Claire Harbage / NPR
A comprehensive analysis of federal records showed that homeowners who wish to move out of the flood plains in the US do not have equal access to the main source of federal funding to help them.
The study looked at more than 40,000 people and kept records of flood-prone housing purchased by local communities since the late 1980s with the help of the Federal Agency for Civil Protection. Such voluntary purchases of flood-prone property are an important political tool to get people out of the way, especially as climate change is leading to sea-level rise and extreme rainfall in many parts of the US. However, homeowners can only buy up if their local government has launched the program through the FEMA
. This study found that not all flood-prone communities are able to do this.
"We've found that the districts that manage buyouts have a higher average income and population density on average," says Carolien Kraan, a graduate student at the University of Miami and one of the authors of the study.
Previous studies have identified similar patterns of wealth, and an NPR survey earlier this year found that government-funded homebuyers made disproportionate purchases to whiter communities. (Search the FEMA buy-out database here.)
One reason wealthier districts may receive more buyouts is that they require considerable bureaucratic and financial resources to apply for and distribute buyout funds. FEMA usually pays 75% of the cost of a home, so local and state governments need to find the money they need elsewhere.
"Homeowners who want to move out can not turn to FEMA directly, relying on their local government to file their petitions in their name," said AR Siders of the University of Delaware, one of the authors of the study is. "If your local government does not have these resources, you will have people trapped in those vulnerable places."
"Without public support, it is clear that many people are not getting enough resources out of the way", says Liz Koslov, who investigates how communities are opting for a move to the University of California at Los Angeles, and the study prior to its publication on Tuesday in the journal Science Advances.  Siders notes that wealthier, denser parts of the country receive much attention for their response to floods, but smaller, poorer areas are also trying to deal with the flood risk.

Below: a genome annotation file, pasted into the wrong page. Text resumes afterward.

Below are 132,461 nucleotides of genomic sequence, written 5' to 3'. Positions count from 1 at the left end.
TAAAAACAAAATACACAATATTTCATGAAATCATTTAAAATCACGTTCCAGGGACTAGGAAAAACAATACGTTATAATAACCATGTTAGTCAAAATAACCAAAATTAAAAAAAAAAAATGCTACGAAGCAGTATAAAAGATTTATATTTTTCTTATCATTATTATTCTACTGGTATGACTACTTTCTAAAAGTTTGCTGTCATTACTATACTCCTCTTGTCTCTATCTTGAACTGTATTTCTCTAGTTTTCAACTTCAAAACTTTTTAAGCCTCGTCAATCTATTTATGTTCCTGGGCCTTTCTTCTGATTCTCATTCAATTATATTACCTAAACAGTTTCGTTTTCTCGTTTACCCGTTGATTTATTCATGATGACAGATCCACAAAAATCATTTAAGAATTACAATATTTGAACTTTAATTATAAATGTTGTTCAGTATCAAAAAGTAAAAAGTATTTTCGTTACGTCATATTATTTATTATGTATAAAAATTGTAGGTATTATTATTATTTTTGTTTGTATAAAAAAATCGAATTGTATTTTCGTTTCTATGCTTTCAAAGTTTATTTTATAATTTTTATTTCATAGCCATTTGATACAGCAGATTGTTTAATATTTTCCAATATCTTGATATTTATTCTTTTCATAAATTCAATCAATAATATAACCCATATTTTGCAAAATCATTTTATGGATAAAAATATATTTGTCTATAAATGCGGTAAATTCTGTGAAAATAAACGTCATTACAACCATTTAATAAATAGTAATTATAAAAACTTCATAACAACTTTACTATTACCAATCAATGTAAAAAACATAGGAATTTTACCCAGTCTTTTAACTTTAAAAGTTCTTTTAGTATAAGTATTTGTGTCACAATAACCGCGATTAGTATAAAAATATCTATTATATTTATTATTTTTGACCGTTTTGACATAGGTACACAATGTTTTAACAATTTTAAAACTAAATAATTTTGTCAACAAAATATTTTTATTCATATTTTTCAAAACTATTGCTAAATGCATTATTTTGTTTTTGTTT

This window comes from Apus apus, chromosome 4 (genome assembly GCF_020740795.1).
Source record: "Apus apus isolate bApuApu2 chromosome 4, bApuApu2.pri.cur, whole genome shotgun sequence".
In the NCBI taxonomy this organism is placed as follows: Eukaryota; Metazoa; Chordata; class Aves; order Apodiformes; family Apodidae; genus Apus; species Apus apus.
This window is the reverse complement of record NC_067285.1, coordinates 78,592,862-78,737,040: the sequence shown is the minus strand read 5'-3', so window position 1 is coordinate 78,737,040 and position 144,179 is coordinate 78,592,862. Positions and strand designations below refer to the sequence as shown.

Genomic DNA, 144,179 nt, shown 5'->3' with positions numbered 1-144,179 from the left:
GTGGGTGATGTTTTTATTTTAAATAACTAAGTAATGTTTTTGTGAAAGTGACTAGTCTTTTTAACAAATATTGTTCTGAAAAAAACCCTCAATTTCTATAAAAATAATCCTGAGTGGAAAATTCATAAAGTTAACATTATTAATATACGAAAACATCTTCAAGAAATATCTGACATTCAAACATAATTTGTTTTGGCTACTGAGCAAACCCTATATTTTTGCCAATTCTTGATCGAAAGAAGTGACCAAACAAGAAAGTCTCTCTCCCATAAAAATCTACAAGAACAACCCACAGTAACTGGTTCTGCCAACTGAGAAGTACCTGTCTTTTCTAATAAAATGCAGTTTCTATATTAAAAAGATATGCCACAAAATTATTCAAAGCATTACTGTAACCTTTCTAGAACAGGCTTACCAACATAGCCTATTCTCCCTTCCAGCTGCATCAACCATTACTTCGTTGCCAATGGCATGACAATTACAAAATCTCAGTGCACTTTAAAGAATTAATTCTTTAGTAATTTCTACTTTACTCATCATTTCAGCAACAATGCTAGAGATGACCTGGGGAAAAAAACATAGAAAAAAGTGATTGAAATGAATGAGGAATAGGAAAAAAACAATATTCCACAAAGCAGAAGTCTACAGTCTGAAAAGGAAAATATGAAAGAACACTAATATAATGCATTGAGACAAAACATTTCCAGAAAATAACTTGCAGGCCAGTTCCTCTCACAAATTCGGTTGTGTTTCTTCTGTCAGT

"We talk a lot about takeovers that have taken place in New York or Houston or Charlotte. But what about all the little towns along the New York state coast or along the Texas or Mississippi or Louisiana coast? "Siders says." What about places that do not have dedicated planners who do not have the resources to bring the 25% into line with FEMA? Their homeowners may need as much or more help to avert the risk. "
The Study The authors point out that wealthier and denser areas are more likely to have options beyond the relocation.
A place like South Florida thinks there are enormous amounts of wealth, "explains Miyuki Hino, a researcher at Stanford, who is also one of the authors of the study." This also provides a tax base on which they spend a lot of money on pumping, beach food and other things than buying up. "
The survey also found that the number of purchases in coastal communities is increasing: In the 1990s, most of the government-purchased homes were in the Midwest, in flood-prone areas along major rivers. Today, sea-level rise in coastal communities is causing more and more floods.
Junia Howell, a sociologist at the University of Pittsburgh who deals with relocation, justice and disasters, says the study's findings raise some important questions that need to be answered as soon as they are possible, considering how climate change is Flood risk increased.
Where do these people live then? "Howell says." What does it mean for rural, less densely populated areas that do not receive [flood] mitigation or flood control measures? How does this affect the long-term life and economic opportunities? "
In short:" Who benefits from these acquisitions, how do they benefit? "
These are questions no one has yet been able to answer in general, and the authors of the study say they are doing more research on these issues, but they also call for the wider community of sociologists, city planners, climate researchers, and local officials to adopt the strategies "Helping and Encouraging Humans to Protect Against Flooding, Investigate Aggressively-Dangerous Areas."
"We need to know more," says Sierre. "There's a lot of talk about scaling [buyouts] … and that is encouraging because people are thinking about a managed retreat and are taking floods and storms as well as the protection of future communities very seriously. "
" It's also a little worrying because we do not know what worked and what was not bought up in the past became. "